Saturday Evening Post

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Publication.png Saturday Evening Post 
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Typefile of unspecified type
Founded1821-08-04
Author(s)Unknown
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From the 1920s to the 1960s, it was one of the most widely circulated and influential magazines within the American middle class

The Saturday Evening Post is an American magazine. It was issued weekly under this title from 1897 until 1963, then every two weeks until 1969. From the 1920s to the 1960s, it was one of the most widely circulated and influential magazines within the American middle class, with fiction, non-fiction, cartoons and features that reached millions of homes every week. The magazine declined in readership through the 1960s, and in 1969 The Saturday Evening Post folded for two years before being revived as a quarterly publication with an emphasis on medical articles in 1971. As of the late 2000s, The Saturday Evening Post is published six times a year by the Saturday Evening Post Society, which purchased the magazine in 1982. The magazine was redesigned in 2013.[1]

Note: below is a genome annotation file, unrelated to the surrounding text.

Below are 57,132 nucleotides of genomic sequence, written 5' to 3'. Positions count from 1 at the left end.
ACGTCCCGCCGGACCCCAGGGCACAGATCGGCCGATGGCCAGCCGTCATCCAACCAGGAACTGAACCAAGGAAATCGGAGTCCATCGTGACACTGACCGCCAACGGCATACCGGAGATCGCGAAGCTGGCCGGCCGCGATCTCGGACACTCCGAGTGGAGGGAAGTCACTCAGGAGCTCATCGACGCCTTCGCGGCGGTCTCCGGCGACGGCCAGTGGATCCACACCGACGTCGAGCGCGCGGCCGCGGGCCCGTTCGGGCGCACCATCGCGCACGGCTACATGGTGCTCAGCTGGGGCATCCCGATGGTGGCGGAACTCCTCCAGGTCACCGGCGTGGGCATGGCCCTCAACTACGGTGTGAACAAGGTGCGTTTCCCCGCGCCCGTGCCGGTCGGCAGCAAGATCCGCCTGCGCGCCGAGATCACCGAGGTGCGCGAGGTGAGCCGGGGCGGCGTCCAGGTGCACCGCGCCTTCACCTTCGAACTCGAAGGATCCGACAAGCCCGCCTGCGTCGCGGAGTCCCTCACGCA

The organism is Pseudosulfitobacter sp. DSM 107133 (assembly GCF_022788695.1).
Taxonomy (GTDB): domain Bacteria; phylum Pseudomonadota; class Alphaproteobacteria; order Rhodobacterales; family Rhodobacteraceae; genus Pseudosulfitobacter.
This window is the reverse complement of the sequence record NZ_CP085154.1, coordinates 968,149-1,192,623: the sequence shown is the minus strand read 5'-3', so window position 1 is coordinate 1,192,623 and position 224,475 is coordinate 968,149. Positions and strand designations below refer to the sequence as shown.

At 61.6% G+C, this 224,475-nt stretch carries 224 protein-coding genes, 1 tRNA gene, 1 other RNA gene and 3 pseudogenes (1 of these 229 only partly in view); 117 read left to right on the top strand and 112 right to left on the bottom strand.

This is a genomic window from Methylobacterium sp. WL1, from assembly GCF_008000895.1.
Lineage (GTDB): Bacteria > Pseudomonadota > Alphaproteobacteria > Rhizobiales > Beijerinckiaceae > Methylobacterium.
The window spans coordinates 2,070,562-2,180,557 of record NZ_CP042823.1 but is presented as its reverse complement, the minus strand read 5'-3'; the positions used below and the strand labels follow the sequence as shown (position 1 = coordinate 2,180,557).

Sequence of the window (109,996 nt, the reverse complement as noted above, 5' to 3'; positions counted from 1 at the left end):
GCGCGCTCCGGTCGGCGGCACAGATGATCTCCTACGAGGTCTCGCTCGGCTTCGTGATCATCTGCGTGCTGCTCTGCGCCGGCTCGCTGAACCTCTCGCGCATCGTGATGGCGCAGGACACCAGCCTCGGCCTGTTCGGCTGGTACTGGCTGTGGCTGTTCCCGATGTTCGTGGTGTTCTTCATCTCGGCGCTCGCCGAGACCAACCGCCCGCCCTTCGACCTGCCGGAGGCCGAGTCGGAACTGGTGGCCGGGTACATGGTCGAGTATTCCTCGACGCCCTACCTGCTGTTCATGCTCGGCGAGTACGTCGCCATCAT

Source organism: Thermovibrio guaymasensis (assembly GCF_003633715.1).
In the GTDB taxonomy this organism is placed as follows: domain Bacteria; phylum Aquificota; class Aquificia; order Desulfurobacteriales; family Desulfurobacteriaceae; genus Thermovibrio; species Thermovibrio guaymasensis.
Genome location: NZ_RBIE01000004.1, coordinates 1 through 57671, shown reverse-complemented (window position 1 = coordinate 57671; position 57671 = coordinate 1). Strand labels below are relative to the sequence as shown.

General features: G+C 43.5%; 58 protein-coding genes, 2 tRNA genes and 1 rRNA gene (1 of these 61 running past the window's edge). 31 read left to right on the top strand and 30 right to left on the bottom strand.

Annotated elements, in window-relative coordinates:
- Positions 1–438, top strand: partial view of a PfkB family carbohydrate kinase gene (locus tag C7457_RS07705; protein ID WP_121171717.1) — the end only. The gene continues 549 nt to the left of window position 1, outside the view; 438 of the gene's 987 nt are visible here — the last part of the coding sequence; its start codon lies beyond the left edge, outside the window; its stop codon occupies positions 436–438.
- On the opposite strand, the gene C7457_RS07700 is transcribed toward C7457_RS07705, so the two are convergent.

The Saturday Evening Post published current event articles, editorials, human interest pieces, humor, illustrations, a letter column, poetry (with contributions submitted by readers), single-panel gag cartoons (including Hazel by Ted Key) and stories by the leading writers of the time. It was known for commissioning lavish illustrations and original works of fiction. Illustrations were featured on the cover and embedded in stories and advertising. Some Post illustrations continue to be reproduced as posters or prints, especially those by Norman Rockwell.


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